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I walked to the coach and he handed me a sheet of paper with my opponent’s name on it. It was my junior year of high school and I was wrestling in the quarterfinals at the San Diego regional tournament. I was a mediocre wrestler my sophomore year of high school, but after a summer of wrestling, a lot of my techniques finally meshed together, and I was fairly successful this season.
I immediately recognized my opponent’s name on the bout because he had badly dismantled me earlier in the season, as well as the week prior at CIF. He was a senior so he had a year of experience on me. My opponent squared up and walked beside me as we went to the standby line. I anxiously awaited us to be assigned a mat to compete on.
A wrestling coach tournament volunteer grabbed my sheet of paper from me, said “Mat 6” as he pointed to a mat across the gymnasium. I nervously jogged over to the mat and started to prepare myself for the match.
My wrestling coach watched as I restlessly warmed up. He had enough... He walked towards me and sternly grabbed my arm. I turned around and I’ll never forget the way he looked at me. My coach is usually very calm, cool, and collected; however, this time was different. He had the intensity of a thousand suns burning in his eyes.
“You can beat this guy. You wrestled scared last week. He is no better than you. You can beat him...”
I was so flustered. My coach hardly ever talked to me like this. I took a deep breath, straightened my back, nodded my head, and shifted my energy.
The referee called us to the center of the mat, signaled for us to shake hands, and then blew his whistle. I immediately shot in and successfully took my opponent down.
“2 points,” the referee announced.
I wanted to win this match badly. This was my chance for redemption. The match was back and forth but by the middle of the third period, I was up 7-5. I was in really good shape but the match was so physically demanding, my forearms and calves burned with fatigue. My body was on the brink of exhaustion. I could hardly stand but it was the last 10 seconds of my match. In the final moments of the period, my opponent snapped my head down and scurried behind me.
“2 points,” the referee declared.
My heart sank as I looked up and realized we were going into overtime. My body wearily stood up back to the center to start the extra overtime period. The referee blew his whistle and within moments, my opponent had taken me down.
I lost the match.
I timidly stood up, shook my opponent's hand, and stormed off the mats. My body collapsed down as I broke down into tears in the middle of the warm-up room. That match meant the world to me… I gave it everything I had... and I still came up short. There was no reward for being close to winning a match. The hard reality was I had lost.
My coach carefully walked over to me and stood by me. He was speechless as he had never seen me so emotionally invested in a wrestling match. I was heartbroken and he did not know what to say.
My coach softly said, “It is just a wrestling match, Brandon” as he gently put his hand on my shoulder and comforted me. I sadly picked up my things and headed to meet with my family as that was my final match for the day.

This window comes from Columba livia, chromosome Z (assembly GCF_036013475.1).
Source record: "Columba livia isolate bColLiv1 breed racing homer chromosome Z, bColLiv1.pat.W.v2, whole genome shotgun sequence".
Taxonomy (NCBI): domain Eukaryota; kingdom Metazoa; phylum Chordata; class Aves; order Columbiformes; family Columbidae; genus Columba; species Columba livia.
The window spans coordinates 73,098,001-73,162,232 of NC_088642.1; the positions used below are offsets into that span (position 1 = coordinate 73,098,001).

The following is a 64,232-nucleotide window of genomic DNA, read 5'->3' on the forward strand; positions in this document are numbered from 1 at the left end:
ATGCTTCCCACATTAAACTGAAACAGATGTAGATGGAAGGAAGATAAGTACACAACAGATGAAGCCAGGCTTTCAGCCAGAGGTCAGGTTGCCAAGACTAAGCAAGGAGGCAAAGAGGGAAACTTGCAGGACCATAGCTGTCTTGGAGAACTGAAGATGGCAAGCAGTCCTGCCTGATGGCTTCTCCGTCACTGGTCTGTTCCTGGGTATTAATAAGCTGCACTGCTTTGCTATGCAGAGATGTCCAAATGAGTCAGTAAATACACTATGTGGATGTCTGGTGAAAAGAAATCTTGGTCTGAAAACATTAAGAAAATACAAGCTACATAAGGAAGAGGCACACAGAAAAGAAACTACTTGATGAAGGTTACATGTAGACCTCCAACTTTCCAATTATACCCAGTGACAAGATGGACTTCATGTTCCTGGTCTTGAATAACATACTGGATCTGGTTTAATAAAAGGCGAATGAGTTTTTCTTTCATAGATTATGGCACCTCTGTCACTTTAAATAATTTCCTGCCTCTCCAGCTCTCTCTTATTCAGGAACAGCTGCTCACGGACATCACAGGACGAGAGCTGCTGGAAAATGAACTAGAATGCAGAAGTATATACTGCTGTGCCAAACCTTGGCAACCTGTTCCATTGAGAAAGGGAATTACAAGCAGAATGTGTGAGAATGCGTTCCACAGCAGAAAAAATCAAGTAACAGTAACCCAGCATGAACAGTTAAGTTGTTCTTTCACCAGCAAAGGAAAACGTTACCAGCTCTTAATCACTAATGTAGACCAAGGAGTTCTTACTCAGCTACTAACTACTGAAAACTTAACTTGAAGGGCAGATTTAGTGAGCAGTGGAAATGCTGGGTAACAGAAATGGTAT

On the second day of the tournament the following morning, I lost the placement match and was knocked out of the tournament.
My season was over.
One Day at a Time
At the time, it felt like my world came crashing down. Even though I had given it everything I had, I was still really disappointed in the results. I dwelled on the “what ifs” as I rewatched the recording of the quarterfinal match.
I spent the rest of the school year wondering how far I could have gone in the tournament had I not lost. My morale had been knocked out of me when I wrestled the second day of the tournament and my coaches knew it.
Of all my wins and losses, this one match taught me the most about life. Of course, my wins felt great, but this one loss was the most impactful in my life. Yes, I was sad. Yes, this loss hurt.
However, you wanna know what happened after I lost this wrestling match?
I still had great friends, a great loving family, and my health. I was okay. The match meant so much to me in my head, but in reality, I was okay. Life moved on.
This experience taught me just how big things are in our heads, but in the end, we will all be fine. Life goes on. I am extremely grateful for this experience. It was a tough pill to swallow at first but it was what I needed at that young stage of my life.
I am so grateful to have lost that day. It showed me that sometimes, you can give it everything you got, fail, and then life will still be okay. The loss taught me so much about life especially because the following year during my senior year season, I suffered a season-ending personal injury.
I highly recommend any parents to talk to their teens about joining wrestling. Wrestling has taught me so much about discipline, hard work, and well... life. Not to mention, it is recognized as the world’s oldest competitive sport!
I hope that my story has inspired more students to participate in wrestling. :-)